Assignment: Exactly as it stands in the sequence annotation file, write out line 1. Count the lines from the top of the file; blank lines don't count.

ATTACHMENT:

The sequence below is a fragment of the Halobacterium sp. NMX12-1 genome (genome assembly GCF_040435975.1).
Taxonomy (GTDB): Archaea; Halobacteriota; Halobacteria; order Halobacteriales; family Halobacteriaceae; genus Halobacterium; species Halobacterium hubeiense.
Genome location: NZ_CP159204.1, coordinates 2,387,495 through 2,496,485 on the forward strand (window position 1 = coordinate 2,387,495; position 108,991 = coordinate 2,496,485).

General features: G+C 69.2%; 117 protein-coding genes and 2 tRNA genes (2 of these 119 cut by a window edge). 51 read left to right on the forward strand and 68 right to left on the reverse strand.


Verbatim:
The sequence below is a fragment of the Halobacterium sp. NMX12-1 genome (genome assembly GCF_040435975.1).